Another inspiration for the incuse or sunken coin design came from Dr. Silliam Sturgis Bigelow, who was a close friend of Pratt. As an artist, Bigelow suggested this because he was impressed with how the ancient Egyptians used the same art style of incuse relief in their ancient art works. It had never been done before with a US coin and it seems revolutionary, even though it was inspired by ancient art from thousands of years ago.
The extraordinary new coin design that Pratt created did not come without extraordinary critics. A numismatist named S.H. Chapman from Philadelphia had severe criticism of the coin. He complained that the Indian chief looks frail in comparison to real life Indian Chiefs who were big and strong. He also described that the eagle on the reverse looked too much like a European eagle rather than our national eagle. The sunken design of the coin received the brunt of criticism in which Chapman complained that the coins did not stack properly and were highly vulnerable to counterfeiters. One major complaint was that the coin had a severe hygiene problem in that the very large pockets within the recessed coin would trap gunk, filth, diseases and dirt. Chapman hoped that the production of the coin would be halted and the rest recalled and melted. He described Pratt's designs as a disgrace of the United States and the collective artistic talent our country.
Chapman was so furious that he sent his letter of criticism to President Roosevelt, who forwarded it to Dr. Bigelow, the close friend of Pratt. Bigelow defended each point of criticism, first by making it clear that the Indian featured on the coin was based on a photograph of a very healthy man and that the eagle is indeed a correct bald eagle from the United States. Regarding the forgery, he stated that it wouldn't be worth the time engraving a complex coin and for the hygiene problem, he suggested that every coin out there is dirty. Although Bigelow did agree with Chapman's criticism of the stacking problem and explained that he also noticed it immediately and it was due to unintentionally warped steel in the die that caused problems. He explained that he was going to contact Mint Director Leach and fix the problem in the future. Bigelow sent his response to Teddy Roosevelt and the President was satisfied. Chapman was still not satisfied and wrote up another response on each point, but it became irrelevant as production of the coins continued with very little issues from the public.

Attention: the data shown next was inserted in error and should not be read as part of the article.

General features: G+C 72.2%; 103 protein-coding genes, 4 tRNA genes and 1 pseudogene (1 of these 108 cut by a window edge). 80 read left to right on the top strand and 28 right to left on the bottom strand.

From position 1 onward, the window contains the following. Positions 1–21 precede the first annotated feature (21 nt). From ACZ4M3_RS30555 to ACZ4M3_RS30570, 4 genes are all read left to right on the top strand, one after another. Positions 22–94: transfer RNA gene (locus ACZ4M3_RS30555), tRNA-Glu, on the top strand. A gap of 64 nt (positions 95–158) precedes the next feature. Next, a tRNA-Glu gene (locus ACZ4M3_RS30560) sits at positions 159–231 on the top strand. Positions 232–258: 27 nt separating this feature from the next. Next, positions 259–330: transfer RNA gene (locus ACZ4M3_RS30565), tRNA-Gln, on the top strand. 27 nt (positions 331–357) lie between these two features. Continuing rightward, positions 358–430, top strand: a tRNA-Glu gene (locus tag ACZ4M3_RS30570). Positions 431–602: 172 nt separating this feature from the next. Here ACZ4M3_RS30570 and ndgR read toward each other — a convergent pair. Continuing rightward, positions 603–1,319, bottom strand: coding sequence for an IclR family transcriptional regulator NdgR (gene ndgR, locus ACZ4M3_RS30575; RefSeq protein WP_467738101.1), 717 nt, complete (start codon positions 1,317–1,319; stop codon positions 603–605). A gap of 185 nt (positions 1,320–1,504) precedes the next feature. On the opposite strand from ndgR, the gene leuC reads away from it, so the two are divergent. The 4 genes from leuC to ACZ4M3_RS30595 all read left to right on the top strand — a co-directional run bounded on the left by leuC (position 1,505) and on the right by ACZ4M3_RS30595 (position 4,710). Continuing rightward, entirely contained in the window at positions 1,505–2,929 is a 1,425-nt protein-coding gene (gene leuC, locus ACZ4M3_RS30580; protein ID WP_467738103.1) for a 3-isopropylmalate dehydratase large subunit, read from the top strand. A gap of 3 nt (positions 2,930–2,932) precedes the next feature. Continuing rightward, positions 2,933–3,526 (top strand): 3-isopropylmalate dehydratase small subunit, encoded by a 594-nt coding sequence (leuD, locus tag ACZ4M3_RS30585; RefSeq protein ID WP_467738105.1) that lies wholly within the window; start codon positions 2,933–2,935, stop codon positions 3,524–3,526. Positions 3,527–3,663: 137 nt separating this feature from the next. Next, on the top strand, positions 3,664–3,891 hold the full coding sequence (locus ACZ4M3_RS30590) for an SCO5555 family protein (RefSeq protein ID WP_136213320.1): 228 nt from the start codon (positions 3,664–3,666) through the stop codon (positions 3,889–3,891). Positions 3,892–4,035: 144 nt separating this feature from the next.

A large number of these coins were minted, but there were gaps between production. Both coins were minted normally up until 1915 when the quarter eagle stopped being produced for about 10 years before being minted again in 1925 up until 1929. The half eagle minted normally until 1916 and production of the coin ceased until 1929, the final year it would be minted.
Bela Lyon Pratt only produced the designs and engravings for these two coins and then later went back to his normal sculpting work. He produced hundreds of works of art and won many awards and medals, including a gold medal that he won for a collection of art and sculptures at the Panama-Pacific International Exposition hosted in San Francisco. Pratt was known to be susceptible to illnesses throughout his life, but he was a hard worker who kept on pace producing great works of art. Due to his reputation, his work load was still tremendous but his health could not keep up with him. Pratt passed away from heart disease on May 18, 1917 at the young age of 49. He retained his teaching job in Boston until his last day and was actually working on a figure of Alexander Hamilton that would be placed in Chicago. Many of his works can be found at prestigious institutions, including the US Naval Academy, Boston Public Library, Boston Public Garden, Harvard University and Massachusetts State House.
A personal website dedicated to Bela Lyon Pratt and all of his artwork can be found at: http://www.belalyonpratt.com/